We had a dream — a big dream — to make the world better with Virtual Reality. Working with the best academics in the world, we learned how VR could help people tackle big human problems. Academic research has proven time and time again, VR can make us more empathetic, reduce anxiety, and even help decrease severe acute pain.
We talked to a lot of people, at big companies, and big organizations (even the White House) about this big idea. Some smiled. Many nodded. Cedars Sinai and a few other innovators took action! A few months later, we find ourselves involved as part of the first Techstars Healthcare Accelerator, in partnership with Cedars-Sinai.
After an NBC News segment aired about our pilot with Cedars, a number of people in the investment and tech community recommended that we take a look at the accelerator. We realized we were onto something HUGE. We already had our plan, and this would change it. We asked advice from many business leaders and met with the Techstars and Cedars-Sinai Managing Director. We felt the influence of the Techstars community. It became clear that when enough smart people tell you to do something, you better do it.
Techstars Healthcare Accelerator
The Techstars Healthcare Accelerator Program, in partnership with Cedars-Sinai, is a 3-month intensive program that provides access to capital, mentorship, business development and more, to illuminate the entrepreneurial journey. It’s basically a crash course in the healthcare landscape to help drive innovation. As part of Techstars, we moved our office and came together with a great number of healthcare tech innovators. We immediately felt the value out of being part of the community. The accelerator environment is collaborative and challenging, and we needed to bring our “game faces” as innovative, smart-as-hell entrepreneurs enveloped us, united behind a common purpose. With access to some of the top healthcare professionals and business people in the country, who all want to see us succeed, and with Cedars fully engaged from the C-suite down, the support has been overwhelmingly positive.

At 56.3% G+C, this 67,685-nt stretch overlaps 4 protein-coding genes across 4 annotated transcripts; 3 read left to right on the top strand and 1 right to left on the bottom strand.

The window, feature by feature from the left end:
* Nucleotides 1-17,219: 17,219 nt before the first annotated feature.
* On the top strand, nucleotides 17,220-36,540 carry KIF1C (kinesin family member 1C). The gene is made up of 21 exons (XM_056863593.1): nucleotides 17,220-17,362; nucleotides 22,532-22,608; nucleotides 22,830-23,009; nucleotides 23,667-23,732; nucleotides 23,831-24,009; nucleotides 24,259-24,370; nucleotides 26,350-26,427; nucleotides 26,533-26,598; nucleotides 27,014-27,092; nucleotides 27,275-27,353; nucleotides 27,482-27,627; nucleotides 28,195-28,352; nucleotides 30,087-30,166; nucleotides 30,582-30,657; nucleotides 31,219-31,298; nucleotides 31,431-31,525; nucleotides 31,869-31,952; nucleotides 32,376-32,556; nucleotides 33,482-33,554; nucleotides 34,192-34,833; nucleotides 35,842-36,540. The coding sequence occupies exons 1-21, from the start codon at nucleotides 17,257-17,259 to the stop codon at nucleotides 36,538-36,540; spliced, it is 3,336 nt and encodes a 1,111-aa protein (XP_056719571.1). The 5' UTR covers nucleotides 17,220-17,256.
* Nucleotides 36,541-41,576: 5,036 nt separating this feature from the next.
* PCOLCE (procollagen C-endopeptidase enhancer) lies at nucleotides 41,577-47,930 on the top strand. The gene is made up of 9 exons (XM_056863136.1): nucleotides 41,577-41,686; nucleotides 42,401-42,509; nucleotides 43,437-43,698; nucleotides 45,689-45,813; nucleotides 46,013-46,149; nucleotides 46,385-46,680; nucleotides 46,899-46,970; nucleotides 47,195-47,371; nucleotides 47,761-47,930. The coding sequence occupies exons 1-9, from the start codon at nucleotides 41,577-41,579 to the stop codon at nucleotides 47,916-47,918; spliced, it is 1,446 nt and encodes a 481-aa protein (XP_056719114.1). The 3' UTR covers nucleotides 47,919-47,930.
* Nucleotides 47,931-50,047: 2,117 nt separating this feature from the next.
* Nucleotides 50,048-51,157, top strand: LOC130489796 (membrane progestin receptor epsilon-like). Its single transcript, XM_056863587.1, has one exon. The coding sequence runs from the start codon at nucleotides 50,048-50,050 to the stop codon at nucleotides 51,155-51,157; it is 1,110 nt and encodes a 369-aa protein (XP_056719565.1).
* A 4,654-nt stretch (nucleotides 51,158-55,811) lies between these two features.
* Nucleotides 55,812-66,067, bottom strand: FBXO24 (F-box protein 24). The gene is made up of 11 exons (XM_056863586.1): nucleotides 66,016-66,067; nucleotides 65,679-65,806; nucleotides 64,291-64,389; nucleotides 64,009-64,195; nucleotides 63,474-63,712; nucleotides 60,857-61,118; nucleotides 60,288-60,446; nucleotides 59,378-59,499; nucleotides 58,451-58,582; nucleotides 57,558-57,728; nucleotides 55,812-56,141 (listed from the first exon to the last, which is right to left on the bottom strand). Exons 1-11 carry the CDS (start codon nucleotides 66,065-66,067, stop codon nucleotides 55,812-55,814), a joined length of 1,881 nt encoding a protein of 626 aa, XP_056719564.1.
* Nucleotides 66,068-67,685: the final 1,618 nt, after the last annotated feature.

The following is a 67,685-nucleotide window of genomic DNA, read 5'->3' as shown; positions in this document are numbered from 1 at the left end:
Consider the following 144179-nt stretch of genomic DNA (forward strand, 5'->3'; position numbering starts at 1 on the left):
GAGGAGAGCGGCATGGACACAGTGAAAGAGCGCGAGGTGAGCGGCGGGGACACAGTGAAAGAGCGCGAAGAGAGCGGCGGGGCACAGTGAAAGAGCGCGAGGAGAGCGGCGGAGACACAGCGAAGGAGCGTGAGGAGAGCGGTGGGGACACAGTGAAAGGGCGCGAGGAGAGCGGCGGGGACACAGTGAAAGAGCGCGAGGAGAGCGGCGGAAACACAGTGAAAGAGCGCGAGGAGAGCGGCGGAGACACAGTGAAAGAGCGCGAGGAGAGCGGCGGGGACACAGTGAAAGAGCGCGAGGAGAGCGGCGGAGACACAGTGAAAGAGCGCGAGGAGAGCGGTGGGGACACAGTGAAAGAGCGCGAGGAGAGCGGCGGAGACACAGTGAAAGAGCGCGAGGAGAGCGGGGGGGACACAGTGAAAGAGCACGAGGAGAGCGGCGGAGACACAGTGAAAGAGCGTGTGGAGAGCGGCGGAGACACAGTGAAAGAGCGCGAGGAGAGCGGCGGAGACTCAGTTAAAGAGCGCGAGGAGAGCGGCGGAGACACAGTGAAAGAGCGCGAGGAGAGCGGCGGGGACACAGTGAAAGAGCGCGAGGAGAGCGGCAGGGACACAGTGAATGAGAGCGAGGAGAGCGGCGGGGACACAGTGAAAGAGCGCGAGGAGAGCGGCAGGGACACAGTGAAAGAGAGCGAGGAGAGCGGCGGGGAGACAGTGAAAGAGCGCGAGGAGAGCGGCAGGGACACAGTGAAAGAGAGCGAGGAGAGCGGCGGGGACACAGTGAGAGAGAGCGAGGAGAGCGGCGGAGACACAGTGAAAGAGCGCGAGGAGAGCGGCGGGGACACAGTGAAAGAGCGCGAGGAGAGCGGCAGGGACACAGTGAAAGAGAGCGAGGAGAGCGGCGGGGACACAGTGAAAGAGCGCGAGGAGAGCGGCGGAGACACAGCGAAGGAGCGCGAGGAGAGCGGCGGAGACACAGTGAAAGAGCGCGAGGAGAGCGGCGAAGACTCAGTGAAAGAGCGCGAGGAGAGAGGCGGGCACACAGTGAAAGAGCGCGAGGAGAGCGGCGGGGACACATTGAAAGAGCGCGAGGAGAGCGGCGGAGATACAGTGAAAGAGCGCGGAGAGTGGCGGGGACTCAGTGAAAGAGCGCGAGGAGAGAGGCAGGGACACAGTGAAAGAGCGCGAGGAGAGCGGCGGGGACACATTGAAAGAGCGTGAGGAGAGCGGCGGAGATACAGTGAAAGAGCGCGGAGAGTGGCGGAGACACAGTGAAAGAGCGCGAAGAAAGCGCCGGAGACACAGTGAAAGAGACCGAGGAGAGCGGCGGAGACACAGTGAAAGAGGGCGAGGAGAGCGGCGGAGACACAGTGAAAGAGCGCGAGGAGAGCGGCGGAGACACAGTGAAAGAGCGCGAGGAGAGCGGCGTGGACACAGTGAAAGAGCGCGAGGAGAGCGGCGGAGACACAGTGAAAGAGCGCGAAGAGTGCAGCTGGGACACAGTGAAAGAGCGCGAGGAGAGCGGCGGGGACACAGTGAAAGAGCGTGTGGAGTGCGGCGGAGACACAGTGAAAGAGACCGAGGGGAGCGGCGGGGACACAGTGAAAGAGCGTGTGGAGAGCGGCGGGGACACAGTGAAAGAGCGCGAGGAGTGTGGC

Our journey is dynamic and exciting, and we’ve learned a lot. Here are a few of our key takeaways from this experience thus far:
The Value of VR in Healthcare
VR can help patients in a variety of departments from Emergency and Surgery, to OBGYN and Pediatrics. From reducing anxiety before an operation to distracting a patient from pain after surgery, the therapeutic benefits for a patient using VR have proven beneficial in improving the healthcare experience.
One of the most important metrics is patient satisfaction. Under the Affordable Care Act, there’s an increasing importance of patient satisfaction scores for hospitals. In fact, quality is now being tied to reimbursement, with a percentage of Medicare reimbursements tied to quality measures. Thus far, our VR technology has been really helpful to patients in managing their anxiety and pain and we’re excited to see how this affects patient satisfaction long term.
Redefining “Better Design”
Even with the best content in the world, VR wouldn’t be integrated into healthcare if it isn’t easy to use, embraced by the healthcare professionals and is non-disruptive to a very complex work flow. We’ve redefined our “better design” mantra to include not just the patient experience, but also workflow design and staff experience. Our applications can be experienced from the confines of a hospital bed, from different positions (seated, supine, etc.) and by people of all ages and backgrounds, all easily managed by the nursing staff.
Plus, there are a lot of small, but important things to figure out, such as sanitation. If you’ve ever tried VR at a conference or public display, you know it’s not the most sanitary experience. Your face touches the same part of the headset as hundreds of others. We have had to innovate on how to take a consumer technology and make it useful in healthcare.
Ultimately, there needs to be a clear value proposition for the patient, the staff, and the healthcare provider. There is a lot of really engaging, entertaining VR content out there. But, there are very few content developers who are performing clinical validation and extensive user research to understand the effectiveness and usability of their content. For VR to be embraced in healthcare, there needs to be clear value demonstrated for helping the patient improve their experience in healthcare, helping the staff engage their patients in an innovative yet practical way, and for the healthcare provider to see benefits in their P&L.